Not long after I have a mental outburst such as this, I am immediately convicted. And I know that this is not the right way to respond. How must God interpret this type of thinking? Does he lovingly shake his head and murmur, “Oh, sweet child. Someday she’ll learn.” Or perhaps I disappoint him because I cannot trust in him without struggling with my desire to first know all the steps he’s planning for me to get from Point A to Point Z.
Great is the Lord and most worthy of praise;
His greatness no one can fathom.
One generation will commend your works to another;
They will tell of your mighty acts.
They will speak of the glorious splendor of your majesty,
and I will meditate on your wonderful works,
and I will proclaim your great deeds.
They will celebrate your abundant goodness and joyfully sing of your righteousness.
After reading this passage, I was reminded that it doesn’t matter that I understand what is going on in the world. It doesn’t matter that I can’t control what is or isn’t happening. What matters is that I know and profess that God is great, and that he is good. Period.
Why even struggle with trying to understand the ways of a sovereign God? He alone is worthy of our praise and adoration. Why not just immediately respond with celebration for who he is? Why not just surrender and rest in him? For his answers for our lives are never late and always arrive at just the right time.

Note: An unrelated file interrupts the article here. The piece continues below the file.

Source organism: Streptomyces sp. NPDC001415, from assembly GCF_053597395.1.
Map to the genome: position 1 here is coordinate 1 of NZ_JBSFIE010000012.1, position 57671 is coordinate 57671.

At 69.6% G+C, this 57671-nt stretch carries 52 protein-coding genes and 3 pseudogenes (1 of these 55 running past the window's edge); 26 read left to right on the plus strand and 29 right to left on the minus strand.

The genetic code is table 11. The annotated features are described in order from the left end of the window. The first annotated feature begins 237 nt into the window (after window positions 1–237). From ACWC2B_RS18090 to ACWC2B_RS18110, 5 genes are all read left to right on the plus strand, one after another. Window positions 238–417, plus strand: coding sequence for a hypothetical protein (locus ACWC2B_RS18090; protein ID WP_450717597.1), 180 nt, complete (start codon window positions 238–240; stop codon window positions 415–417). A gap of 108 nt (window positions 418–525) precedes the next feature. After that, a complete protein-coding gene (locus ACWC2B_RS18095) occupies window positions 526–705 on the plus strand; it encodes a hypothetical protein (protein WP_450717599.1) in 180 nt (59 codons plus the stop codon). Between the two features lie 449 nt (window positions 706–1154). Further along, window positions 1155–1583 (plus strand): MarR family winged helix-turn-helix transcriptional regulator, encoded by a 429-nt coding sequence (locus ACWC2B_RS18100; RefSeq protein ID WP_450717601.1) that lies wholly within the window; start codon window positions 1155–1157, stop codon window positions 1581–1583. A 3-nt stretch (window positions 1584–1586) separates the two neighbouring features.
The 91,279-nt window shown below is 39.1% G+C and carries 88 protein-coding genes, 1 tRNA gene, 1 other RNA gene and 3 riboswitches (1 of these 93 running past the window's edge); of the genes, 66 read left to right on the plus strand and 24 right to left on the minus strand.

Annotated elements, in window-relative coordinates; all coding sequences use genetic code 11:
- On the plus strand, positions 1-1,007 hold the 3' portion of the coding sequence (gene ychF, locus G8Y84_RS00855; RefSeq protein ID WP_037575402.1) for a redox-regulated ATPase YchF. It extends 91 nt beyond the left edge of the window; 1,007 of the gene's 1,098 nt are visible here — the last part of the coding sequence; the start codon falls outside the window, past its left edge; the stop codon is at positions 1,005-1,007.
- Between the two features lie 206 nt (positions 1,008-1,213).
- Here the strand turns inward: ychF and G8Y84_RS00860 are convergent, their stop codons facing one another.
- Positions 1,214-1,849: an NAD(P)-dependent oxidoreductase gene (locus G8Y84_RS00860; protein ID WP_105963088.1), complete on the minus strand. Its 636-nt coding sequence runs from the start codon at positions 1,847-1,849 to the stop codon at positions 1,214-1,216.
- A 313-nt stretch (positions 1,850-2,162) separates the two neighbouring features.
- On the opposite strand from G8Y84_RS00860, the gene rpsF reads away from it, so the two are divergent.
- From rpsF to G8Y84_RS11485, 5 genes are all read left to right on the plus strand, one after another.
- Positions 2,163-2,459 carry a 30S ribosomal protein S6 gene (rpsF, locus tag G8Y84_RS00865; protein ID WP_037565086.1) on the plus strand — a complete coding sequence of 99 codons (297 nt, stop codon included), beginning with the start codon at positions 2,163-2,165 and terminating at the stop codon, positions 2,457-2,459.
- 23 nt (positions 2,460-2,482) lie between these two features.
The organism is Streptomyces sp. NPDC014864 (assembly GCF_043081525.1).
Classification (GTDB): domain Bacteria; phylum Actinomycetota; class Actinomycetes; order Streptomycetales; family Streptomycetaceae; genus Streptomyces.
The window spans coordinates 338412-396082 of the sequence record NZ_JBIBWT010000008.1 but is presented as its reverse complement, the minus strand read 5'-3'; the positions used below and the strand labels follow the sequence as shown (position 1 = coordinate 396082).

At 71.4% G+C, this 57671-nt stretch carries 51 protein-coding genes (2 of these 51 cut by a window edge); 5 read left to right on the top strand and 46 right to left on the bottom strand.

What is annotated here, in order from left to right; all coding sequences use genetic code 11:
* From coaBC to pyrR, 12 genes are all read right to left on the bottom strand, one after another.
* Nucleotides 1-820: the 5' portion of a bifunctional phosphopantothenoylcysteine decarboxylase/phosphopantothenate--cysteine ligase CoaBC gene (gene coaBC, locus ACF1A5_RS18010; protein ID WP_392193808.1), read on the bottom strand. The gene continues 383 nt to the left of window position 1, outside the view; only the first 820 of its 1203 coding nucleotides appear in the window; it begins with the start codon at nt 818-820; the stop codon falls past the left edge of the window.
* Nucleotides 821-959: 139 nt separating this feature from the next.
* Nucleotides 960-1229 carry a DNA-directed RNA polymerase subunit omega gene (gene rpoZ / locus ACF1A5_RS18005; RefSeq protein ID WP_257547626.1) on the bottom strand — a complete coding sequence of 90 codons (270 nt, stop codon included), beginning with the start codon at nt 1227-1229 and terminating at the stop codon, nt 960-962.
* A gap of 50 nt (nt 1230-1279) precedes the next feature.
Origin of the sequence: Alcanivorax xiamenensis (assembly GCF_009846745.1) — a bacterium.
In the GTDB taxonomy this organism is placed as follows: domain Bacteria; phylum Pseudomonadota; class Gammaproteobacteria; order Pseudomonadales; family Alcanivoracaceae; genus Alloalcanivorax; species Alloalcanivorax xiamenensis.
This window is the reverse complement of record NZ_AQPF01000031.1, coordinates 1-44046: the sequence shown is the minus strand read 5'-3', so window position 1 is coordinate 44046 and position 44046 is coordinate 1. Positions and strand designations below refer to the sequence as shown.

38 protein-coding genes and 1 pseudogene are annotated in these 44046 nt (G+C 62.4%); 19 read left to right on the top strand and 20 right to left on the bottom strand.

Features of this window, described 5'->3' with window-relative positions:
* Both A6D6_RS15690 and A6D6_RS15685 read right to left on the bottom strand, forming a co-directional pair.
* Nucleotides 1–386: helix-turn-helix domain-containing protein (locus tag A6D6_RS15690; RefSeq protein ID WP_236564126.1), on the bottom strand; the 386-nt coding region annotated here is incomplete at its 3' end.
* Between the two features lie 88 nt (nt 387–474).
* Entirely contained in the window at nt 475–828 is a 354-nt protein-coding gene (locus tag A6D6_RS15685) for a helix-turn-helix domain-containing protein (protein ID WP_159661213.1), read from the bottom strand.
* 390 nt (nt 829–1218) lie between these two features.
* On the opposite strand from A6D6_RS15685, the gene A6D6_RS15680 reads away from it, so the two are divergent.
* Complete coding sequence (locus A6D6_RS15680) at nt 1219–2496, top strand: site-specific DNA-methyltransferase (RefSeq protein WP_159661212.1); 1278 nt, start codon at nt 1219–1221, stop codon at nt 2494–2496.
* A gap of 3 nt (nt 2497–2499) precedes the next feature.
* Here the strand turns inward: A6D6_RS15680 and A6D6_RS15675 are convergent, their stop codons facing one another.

“Our people must also learn to engage in good deeds to meet pressing needs, so that they will not be unfruitful.” – Titus 3:14 NASB
Even while teaching spiritual principles and truths, Paul was concerned with practical matters, such as putting faith into action and how to have victory in our daily lives.
When writing to Titus, he stressed the importance of learning “to engage in good deeds.” God’s people need to learn, to make a conscious effort, and to dedicate themselves to practical things. They needed to “meet pressing needs” and live in ways that were not “unfruitful.”
Paul’s concern was that Titus – and other Christians – might not be showing the visible byproduct of living for Jesus. He wanted them to be sure to yield the right kind of fruit and experience God’s ultimate blessings.
He knew this required practical action. For Titus, that meant visiting Paul at Nicopolis where he had “decided to spend the winter” (v. 12). It also meant providing practical assistance to Zenas and Apollos, so they wouldn’t lack anything.